Cooperative Research Units
Education, Research And Technical Assistance For Managing Our Natural Resources
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Wildlife-Livestock Disease Transmission in a Changing Climate

When cattle and elk comingle during the brucellosis abortion season (from March through May), there is a risk of disease transmission from elk to cattle.


September 2014 - September 2018


The goal of this project is to develop a framework for understanding the ecology of elk-cattle commingling, particularly with regards to how annual forage conditions and weather patterns influence elk movement during the critical spring/summer brucellosis transmission period. Elk habitat use and cattle grazing regimes are largely determined by the changing distribution of high-quality forage throughout the year.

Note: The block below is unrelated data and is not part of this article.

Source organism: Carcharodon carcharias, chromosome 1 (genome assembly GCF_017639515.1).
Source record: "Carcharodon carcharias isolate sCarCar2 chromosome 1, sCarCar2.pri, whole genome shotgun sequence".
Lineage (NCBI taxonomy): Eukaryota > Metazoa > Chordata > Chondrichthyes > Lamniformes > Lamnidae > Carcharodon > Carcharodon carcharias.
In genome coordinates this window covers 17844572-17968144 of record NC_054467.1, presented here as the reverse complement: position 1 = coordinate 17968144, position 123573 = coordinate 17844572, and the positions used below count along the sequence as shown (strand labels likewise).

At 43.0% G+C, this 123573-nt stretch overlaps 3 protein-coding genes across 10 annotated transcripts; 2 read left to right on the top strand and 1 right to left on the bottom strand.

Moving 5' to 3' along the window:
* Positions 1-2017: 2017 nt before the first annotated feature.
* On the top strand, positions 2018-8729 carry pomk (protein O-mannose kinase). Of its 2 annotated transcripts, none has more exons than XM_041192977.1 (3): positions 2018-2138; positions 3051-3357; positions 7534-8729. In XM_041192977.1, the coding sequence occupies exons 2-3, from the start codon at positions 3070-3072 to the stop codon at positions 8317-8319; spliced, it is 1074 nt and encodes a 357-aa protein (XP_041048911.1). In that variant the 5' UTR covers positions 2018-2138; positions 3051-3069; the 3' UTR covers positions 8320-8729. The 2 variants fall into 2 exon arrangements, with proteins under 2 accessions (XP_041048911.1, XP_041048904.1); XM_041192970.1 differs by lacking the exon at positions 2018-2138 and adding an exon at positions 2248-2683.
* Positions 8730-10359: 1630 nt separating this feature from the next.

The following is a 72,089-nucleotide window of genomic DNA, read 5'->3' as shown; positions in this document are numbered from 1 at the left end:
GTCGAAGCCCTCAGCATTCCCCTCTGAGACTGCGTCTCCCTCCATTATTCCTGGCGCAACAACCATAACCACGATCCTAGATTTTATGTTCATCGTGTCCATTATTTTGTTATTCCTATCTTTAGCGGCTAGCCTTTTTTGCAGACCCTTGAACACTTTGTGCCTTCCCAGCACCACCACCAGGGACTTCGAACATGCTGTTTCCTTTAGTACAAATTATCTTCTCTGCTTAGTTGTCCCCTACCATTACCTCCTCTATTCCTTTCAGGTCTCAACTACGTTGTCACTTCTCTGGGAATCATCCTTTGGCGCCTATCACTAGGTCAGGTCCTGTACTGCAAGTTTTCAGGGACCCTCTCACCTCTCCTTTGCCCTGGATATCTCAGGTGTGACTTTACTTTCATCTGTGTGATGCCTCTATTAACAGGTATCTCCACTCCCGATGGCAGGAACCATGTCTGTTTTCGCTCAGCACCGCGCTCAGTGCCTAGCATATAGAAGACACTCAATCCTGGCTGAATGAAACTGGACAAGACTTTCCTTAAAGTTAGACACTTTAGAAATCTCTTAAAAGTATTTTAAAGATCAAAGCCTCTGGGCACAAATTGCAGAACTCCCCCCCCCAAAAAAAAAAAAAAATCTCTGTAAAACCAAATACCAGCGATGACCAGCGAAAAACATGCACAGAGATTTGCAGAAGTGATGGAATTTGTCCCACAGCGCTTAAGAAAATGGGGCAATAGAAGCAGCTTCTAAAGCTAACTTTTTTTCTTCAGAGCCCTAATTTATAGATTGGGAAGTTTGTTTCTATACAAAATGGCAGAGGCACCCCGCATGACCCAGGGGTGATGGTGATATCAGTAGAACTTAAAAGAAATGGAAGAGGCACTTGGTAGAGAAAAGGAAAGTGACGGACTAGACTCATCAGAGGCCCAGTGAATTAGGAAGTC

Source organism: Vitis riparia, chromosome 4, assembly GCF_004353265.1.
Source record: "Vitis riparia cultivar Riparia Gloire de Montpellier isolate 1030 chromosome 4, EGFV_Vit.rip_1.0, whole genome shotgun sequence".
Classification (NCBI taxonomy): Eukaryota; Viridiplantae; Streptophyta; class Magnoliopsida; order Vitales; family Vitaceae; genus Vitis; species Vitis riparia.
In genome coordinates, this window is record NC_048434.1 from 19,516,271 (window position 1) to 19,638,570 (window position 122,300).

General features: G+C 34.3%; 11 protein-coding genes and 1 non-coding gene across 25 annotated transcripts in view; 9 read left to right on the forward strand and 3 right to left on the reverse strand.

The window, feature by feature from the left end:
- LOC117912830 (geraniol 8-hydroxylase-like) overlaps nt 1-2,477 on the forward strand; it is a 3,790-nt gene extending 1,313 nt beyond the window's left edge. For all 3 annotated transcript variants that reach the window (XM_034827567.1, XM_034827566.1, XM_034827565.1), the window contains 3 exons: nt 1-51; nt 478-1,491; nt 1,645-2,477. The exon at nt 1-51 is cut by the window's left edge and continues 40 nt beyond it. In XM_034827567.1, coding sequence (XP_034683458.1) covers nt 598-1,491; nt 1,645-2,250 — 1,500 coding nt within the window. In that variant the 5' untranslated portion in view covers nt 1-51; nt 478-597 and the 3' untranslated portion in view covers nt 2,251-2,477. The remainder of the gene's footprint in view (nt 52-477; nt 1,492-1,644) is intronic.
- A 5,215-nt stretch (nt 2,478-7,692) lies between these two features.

Current Staff

Federal Staff: 3

Masters Students: 17

Phd Students: 4

Post Docs: 3

University Staff: 4

5 Year Summary

Students graduated: 17

Scientific Publications: 52

Presentations: 107



Funding Agencies

  • U.S. Geological Survey
  • United States Department of Agriculture


Wyoming Cooperative Fish and Wildlife Research Unit Cooperators

  1. U.S. Fish and Wildlife Service
  2. U.S. Geological Survey
  3. University of Wyoming
  4. Wildlife Management Institute
  5. Wyoming Game and Fish Department